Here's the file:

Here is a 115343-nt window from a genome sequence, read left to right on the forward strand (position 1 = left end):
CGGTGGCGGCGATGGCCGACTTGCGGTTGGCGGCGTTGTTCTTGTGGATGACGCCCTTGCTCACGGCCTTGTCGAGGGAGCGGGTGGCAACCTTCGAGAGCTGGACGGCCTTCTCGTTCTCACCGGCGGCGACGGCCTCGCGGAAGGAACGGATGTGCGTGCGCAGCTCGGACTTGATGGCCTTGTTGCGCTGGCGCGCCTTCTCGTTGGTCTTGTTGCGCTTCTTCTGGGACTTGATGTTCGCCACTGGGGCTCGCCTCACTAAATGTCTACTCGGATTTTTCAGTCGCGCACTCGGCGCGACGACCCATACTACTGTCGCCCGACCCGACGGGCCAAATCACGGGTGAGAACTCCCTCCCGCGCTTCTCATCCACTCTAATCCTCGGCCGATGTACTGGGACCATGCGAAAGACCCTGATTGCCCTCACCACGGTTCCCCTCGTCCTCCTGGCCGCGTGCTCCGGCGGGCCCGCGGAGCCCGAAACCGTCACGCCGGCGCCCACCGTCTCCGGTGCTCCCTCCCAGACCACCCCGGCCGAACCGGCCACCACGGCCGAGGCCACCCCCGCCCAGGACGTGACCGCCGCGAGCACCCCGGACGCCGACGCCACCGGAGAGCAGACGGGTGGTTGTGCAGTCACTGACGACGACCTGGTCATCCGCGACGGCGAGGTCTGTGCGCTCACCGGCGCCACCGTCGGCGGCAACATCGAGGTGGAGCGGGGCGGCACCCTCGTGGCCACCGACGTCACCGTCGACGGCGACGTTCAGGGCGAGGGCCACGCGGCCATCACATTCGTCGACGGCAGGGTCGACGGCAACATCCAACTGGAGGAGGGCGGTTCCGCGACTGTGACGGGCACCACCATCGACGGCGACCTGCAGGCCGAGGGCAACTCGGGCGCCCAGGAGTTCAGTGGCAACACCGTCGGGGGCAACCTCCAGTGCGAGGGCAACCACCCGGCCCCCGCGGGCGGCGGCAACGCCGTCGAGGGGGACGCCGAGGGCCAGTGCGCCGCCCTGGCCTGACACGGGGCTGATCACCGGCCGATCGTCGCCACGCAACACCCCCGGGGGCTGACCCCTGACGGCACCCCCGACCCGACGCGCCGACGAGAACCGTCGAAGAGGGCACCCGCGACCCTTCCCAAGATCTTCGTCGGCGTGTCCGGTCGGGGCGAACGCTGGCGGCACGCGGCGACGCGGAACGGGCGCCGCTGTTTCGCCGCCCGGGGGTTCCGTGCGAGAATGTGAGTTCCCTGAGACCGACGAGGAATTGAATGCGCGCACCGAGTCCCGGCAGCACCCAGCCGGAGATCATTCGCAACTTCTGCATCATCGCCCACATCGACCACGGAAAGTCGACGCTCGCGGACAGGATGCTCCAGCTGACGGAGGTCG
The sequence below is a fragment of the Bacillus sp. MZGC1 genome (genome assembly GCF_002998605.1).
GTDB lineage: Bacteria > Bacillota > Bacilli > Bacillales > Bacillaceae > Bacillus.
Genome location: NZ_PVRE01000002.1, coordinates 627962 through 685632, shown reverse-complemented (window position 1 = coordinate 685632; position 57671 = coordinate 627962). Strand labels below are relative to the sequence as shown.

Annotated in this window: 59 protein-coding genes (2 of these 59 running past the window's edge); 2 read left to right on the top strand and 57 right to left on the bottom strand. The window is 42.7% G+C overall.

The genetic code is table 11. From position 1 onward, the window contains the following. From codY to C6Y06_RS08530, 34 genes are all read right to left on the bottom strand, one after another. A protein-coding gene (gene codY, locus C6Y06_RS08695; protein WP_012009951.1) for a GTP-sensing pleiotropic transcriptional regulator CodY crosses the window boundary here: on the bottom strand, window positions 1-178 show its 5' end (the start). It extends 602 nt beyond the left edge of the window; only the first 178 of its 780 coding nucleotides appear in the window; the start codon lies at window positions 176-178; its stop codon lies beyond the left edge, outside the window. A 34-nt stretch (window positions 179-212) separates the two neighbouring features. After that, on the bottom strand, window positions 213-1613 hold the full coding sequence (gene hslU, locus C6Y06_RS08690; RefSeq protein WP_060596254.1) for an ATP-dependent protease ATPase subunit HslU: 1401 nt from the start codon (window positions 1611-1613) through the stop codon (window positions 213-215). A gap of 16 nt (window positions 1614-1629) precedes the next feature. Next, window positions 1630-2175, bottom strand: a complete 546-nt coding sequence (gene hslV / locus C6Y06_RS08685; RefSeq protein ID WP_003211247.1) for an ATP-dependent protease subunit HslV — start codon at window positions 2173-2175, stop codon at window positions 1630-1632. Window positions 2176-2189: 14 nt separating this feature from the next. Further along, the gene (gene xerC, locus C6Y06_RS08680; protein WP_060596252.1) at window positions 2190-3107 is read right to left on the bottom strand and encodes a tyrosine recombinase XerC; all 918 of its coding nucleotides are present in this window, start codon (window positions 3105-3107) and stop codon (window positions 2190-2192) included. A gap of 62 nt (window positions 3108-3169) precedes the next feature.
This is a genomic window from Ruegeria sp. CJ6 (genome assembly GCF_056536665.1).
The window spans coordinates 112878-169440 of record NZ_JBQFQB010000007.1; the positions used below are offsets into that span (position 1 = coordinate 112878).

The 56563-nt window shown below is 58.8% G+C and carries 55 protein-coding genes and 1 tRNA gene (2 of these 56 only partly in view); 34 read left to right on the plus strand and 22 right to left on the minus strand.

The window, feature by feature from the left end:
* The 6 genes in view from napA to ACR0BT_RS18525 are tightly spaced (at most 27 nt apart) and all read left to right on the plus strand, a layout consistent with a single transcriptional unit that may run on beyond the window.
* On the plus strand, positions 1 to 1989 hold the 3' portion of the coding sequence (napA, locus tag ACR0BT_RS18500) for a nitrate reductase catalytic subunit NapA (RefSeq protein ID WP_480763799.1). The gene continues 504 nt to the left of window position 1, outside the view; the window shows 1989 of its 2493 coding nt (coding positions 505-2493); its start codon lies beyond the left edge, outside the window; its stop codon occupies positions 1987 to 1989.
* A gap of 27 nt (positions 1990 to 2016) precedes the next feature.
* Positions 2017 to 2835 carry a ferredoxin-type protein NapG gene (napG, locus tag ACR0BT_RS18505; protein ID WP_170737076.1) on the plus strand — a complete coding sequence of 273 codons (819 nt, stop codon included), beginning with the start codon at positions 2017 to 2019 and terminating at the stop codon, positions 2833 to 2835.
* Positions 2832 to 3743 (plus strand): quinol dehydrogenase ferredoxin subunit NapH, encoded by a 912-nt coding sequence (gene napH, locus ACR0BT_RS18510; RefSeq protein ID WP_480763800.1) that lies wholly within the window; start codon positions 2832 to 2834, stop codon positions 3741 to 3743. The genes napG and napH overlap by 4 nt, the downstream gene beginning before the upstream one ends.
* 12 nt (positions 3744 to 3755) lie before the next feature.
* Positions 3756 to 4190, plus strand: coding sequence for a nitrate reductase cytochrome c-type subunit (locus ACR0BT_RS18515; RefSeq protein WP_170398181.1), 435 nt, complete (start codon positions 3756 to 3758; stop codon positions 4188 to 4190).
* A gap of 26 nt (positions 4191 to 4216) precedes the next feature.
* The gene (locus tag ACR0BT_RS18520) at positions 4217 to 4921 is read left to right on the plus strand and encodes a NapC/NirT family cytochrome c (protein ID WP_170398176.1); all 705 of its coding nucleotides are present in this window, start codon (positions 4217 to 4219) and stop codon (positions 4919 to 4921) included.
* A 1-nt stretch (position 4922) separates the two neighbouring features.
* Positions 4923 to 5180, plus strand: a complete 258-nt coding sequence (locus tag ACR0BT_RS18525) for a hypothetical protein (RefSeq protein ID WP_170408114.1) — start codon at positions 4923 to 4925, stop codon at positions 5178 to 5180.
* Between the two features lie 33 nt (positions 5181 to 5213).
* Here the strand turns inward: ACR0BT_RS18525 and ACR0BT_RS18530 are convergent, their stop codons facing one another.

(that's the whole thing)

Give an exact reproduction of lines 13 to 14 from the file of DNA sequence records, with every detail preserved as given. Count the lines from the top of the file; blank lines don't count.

* On the plus strand, positions 1 to 1989 hold the 3' portion of the coding sequence (napA, locus tag ACR0BT_RS18500) for a nitrate reductase catalytic subunit NapA (RefSeq protein ID WP_480763799.1). The gene continues 504 nt to the left of window position 1, outside the view; the window shows 1989 of its 2493 coding nt (coding positions 505-2493); its start codon lies beyond the left edge, outside the window; its stop codon occupies positions 1987 to 1989.
* A gap of 27 nt (positions 1990 to 2016) precedes the next feature.